Trump’s Talks With Kim Jong-un Collapse Over North Korean Sanctions

HANOI, Vietnam — President Trump and Kim Jong-un, North Korea’s leader, abruptly ended their second summit meeting on Thursday after talks collapsed with the two leaders failing to agree on any steps toward nuclear disarmament or measures to ease tensions on the Korean Peninsula.

“Sometimes you have to walk,” Mr. Trump said at an afternoon news conference in Hanoi, the capital of Vietnam.

He said Mr. Kim had offered to dismantle the North’s most important nuclear facility if the United States lifted the harsh sanctions imposed on his nation — but would not commit to do the same for other elements of its weapons program. That, Mr. Trump said, was a dealbreaker.

“It was about the sanctions,” Mr. Trump said. “Basically they wanted the sanctions lifted in their entirety, but we couldn’t do that.”

The premature end to the negotiations leaves the unusual rapprochement between the United States and North Korea that has unfolded for most of a year at a deadlock, with the North retaining both its nuclear arsenal and facilities believed to be producing additional fissile material for warheads.

It also represents a major setback at a difficult political moment for Mr. Trump, who has long presented himself as a tough negotiator capable of bringing adversaries into a deal and had made North Korea the signature diplomatic initiative of his presidency.

“There’s a warmth that we have and I hope that stays,” he added.

Mr. Trump said that Mr. Kim had pledged to maintain a halt on nuclear and ballistic missile tests that is now in its 16th month, and that the negotiations would continue.

But further progress could be difficult now that Mr. Trump has broadcast that he and Mr. Kim have staked out conflicting bottom lines.

Both leaders will face greater pressure from hard-line officials in their governments to dig in. For Mr. Trump, facing criminal and civil investigations at home, maintaining public support is a growing concern, while Mr. Kim has long used the nuclear program to justify his government’s totalitarian rule and explain its weak economy.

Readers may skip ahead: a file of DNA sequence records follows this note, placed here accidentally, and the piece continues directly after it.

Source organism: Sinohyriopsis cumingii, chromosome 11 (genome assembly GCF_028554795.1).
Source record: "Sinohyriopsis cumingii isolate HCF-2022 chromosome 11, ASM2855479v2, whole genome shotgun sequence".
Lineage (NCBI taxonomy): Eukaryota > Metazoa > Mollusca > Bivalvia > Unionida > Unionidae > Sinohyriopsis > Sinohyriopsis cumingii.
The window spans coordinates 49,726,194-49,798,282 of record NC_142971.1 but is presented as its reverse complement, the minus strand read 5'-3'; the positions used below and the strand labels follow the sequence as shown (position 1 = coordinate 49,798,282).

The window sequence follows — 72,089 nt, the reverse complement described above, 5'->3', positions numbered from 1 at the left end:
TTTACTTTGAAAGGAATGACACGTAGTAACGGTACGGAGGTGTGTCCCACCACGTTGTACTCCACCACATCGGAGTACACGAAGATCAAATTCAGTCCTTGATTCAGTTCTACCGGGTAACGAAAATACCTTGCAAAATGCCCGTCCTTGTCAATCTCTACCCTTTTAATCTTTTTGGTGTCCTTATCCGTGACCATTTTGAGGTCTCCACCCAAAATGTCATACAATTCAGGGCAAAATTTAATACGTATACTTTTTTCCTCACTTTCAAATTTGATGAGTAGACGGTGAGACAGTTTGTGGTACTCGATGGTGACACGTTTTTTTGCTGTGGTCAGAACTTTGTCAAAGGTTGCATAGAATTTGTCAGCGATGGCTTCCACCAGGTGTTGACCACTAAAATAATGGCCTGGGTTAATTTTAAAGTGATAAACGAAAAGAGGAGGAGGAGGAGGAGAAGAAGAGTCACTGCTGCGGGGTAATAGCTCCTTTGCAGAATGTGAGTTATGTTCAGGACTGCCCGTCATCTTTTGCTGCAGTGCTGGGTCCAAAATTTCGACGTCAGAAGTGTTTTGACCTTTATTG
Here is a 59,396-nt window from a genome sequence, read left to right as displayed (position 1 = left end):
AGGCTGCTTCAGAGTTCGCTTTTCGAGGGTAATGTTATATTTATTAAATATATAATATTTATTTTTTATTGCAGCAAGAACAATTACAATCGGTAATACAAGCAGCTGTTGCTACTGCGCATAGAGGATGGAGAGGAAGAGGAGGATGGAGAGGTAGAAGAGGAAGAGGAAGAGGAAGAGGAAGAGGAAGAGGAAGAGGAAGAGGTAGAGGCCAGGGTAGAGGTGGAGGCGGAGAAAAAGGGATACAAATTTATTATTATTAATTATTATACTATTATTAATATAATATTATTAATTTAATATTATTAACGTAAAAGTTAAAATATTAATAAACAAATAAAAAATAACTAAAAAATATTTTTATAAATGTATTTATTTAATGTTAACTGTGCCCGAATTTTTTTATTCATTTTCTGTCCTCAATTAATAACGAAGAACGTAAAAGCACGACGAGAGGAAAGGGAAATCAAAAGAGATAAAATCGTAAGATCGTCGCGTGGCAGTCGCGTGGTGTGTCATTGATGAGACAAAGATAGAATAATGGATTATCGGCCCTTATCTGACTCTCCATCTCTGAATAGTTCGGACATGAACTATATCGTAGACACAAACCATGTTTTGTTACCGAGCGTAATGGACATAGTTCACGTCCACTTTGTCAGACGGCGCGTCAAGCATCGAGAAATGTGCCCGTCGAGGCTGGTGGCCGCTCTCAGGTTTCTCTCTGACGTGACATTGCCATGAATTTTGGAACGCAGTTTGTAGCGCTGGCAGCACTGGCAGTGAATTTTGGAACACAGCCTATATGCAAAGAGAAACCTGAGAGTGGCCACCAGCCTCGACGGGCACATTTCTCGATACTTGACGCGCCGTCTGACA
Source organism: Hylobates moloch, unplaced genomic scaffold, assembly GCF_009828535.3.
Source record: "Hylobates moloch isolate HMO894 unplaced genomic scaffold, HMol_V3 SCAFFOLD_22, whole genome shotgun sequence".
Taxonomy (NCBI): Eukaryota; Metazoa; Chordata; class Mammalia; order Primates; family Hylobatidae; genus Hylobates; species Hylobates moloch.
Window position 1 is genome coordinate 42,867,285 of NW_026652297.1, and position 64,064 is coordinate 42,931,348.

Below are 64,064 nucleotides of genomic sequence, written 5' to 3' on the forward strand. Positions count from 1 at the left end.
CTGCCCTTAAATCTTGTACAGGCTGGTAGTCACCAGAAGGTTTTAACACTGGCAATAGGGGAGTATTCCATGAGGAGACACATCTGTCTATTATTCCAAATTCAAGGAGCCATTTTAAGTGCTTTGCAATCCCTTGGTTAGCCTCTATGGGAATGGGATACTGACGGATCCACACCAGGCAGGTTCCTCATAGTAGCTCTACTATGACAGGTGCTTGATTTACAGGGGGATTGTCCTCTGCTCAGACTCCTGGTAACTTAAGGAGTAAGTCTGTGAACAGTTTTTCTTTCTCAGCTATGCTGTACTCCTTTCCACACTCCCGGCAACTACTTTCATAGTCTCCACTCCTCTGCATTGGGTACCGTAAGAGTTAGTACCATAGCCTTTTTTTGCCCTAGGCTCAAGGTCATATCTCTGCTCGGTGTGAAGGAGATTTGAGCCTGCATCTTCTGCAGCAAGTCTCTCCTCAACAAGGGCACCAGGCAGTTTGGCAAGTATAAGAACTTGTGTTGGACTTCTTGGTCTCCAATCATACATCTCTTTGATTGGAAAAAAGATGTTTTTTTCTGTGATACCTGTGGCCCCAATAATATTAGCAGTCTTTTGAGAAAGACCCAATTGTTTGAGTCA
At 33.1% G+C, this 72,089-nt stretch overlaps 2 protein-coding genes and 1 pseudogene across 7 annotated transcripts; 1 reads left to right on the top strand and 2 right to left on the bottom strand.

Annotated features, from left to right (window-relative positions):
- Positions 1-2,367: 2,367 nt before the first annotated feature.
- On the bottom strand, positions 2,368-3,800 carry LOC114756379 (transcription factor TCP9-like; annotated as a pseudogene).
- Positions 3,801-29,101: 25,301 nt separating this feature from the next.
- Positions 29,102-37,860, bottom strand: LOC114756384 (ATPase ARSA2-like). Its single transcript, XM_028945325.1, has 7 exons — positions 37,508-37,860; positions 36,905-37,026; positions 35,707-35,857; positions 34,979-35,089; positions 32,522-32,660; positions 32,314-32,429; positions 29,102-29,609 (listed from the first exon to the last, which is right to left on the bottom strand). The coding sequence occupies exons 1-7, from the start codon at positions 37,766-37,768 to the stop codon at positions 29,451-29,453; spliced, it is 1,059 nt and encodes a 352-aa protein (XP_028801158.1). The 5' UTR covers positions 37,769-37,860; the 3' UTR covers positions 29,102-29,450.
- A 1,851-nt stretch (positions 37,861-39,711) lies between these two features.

On his flight leaving Hanoi, Secretary of State Mike Pompeo said officials had worked through the previous night and into the morning to come up with terms acceptable to both leaders.

But Mr. Trump and Mr. Pompeo said the North would have to dismantle other parts of its program as well before the United States agreed to such a big concession.

In response to a question, Mr. Trump acknowledged for the first time that his administration was aware of a second enrichment site other than Yongbyon, but it was unclear what role that played in the talks.

The United States has long insisted that sanctions will be lifted only after North Korea completely dismantles its nuclear program in a verifiable manner. There was talk before the summit meeting, though, that Mr. Trump might agree to ease sanctions in exchange for initial steps toward denuclearization by allowing joint economic projects between North and South Korea.

It was not immediately clear if Mr. Trump made such an offer or how Mr. Kim responded.

The collapse of the talks came in the aftermath of withering congressional testimony in Washington by Mr. Cohen. “I think having a fake hearing like that and having it in the middle of this very important summit is really a terrible thing,” Mr. Trump told reporters.

The first sign of the collapse of the talks came after morning meetings, when White House officials said a working lunch and signing ceremony had been canceled.

The White House then issued a statement saying that Mr. Trump and Mr. Kim had “discussed various ways to advance denuclearization and economic-driven concepts,” and that they had had “very good and constructive meetings,” but had failed to reach an agreement.

“I worry about the consequences,” said Jean H. Lee, a Korea expert at the Wilson Center, a research organization in Washington. “Did these two leaders and their teams build up enough good will to keep the lines of communication open, or are we headed into another period of stalled negotiations — or worse, tensions — that would give the North Koreans more time and incentive to keep building their weapons program?”

In Tokyo, Shinzo Abe, prime minister of Japan, said he had spoken about the summit meeting’s outcome with Mr. Trump. “I fully support President Trump’s decision not to make the easy compromise,” he said, adding that he was determined to meet Mr. Kim next.

The collapse of the talks was a stark departure from the earlier mood of the two-day gathering. On Thursday morning, Mr. Trump and Mr. Kim kicked off the day by meeting one-on-one at the historic Metropole hotel, where they had had an intimate dinner the previous night.

Before the session began, Mr. Trump expressed a willingness to be patient given that the North had suspended missile tests.

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